Abstract

We propose a novel receiver configuration using an extreme narrow band-optical band pass filter (ENB-OBPF) to reduce the multiple access interference (MAI) and beat noises in an optical code division multiplexing (OCDM) transmission. We numerically and experimentally demonstrate an enhancement of the code detectability, that allows us to increase the number of users in a passive optical network (PON) from 4 to 8 without any forward error correction (FEC).

© 2012 OSA

1. Introduction

Optical code (OC) processing is a flexible all optical technique that can overcome the electronic bottleneck in high speed packet switching networks, since optical labels are not related to physical resources and are generated and processed directly in the optical domain [1,2]. OCs are also used in OCDM systems to provide scalable asynchronous access to a large number of users. Whereas 10 Gbps time division multiplexing (TDM)-based PON (10G-PON) is the technology for the next generation access networks (NGAN), and the corresponding standarization activities have been already completed in IEEE802.3av and ITU-T G.984.5, OCDM technique is considered one of the possible candidates for future next generation PON (NG-PON2) systems, as it presents unique features, such as high data confidentiality, soft capacity on demand and possible quality of searvice (QoS) management [3].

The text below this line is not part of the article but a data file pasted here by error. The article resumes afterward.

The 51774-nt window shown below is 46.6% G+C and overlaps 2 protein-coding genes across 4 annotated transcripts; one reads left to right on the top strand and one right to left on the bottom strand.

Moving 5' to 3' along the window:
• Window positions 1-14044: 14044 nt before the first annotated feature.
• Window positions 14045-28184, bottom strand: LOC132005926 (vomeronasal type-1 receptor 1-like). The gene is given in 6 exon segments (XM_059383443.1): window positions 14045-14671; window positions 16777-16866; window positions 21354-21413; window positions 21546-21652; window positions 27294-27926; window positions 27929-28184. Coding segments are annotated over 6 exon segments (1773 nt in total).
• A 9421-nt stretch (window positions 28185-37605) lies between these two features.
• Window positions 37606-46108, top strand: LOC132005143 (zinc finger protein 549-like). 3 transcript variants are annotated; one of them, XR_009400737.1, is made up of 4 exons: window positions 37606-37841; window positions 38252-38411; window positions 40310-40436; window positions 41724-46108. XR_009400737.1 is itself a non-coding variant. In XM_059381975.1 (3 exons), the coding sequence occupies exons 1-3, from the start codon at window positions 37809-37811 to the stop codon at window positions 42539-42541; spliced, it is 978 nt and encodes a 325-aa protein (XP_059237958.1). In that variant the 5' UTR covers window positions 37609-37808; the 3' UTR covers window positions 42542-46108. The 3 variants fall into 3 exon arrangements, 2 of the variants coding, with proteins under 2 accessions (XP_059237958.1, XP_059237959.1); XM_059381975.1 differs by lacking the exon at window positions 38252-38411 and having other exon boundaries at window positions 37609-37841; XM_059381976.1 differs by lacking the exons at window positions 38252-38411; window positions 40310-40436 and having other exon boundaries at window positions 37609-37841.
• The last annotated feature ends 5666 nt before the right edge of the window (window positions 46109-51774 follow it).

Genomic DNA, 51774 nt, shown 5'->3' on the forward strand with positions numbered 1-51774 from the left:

During the past decade, coherent OCs, where the encoding information is embedded in the phases of the OC spectrum and/or time chips, have been largely investigated in literature, as they present enhanced correlation properties, with respect to incoherent OCs, and larger spectral efficiency. Novel coherent time-spreading (TS) encoding systems have been demonstrated using only compact optical passive devices, a planar cost-effective multiport device has been designed and its prototypes have been used in many different packet switching and OCDM experiments. The multiport encoder/decoder (E/D) has the unique capability of simultaneously generating/processing multiple phase shift keying (PSK) OCs [4].

In OCDM coherent systems, MAI and beat noises are the main issues that limit the system performance and many techniques have been proposed to overcome these impairments [5]. The spectral amplitude of conventional TS OCs, using for instance M-sequence or Gold codes, is almost constant over a broad interval of frequencies (as shown in Fig. 1 ), so that the pulse width of autocorrelation signal is only a few picoseconds large; in this case, it is possible to reduce the influence of MAI and beat noises by using optical time gating [6,7] and optical thresholding [810]. On the other hand, the width of the autocorrelation signal of the PSK OCs generated by a multiport E/D is much broader and smoother, and it is not possible to use optical thresholding, unless we do not refer to a complete synchronous transmission.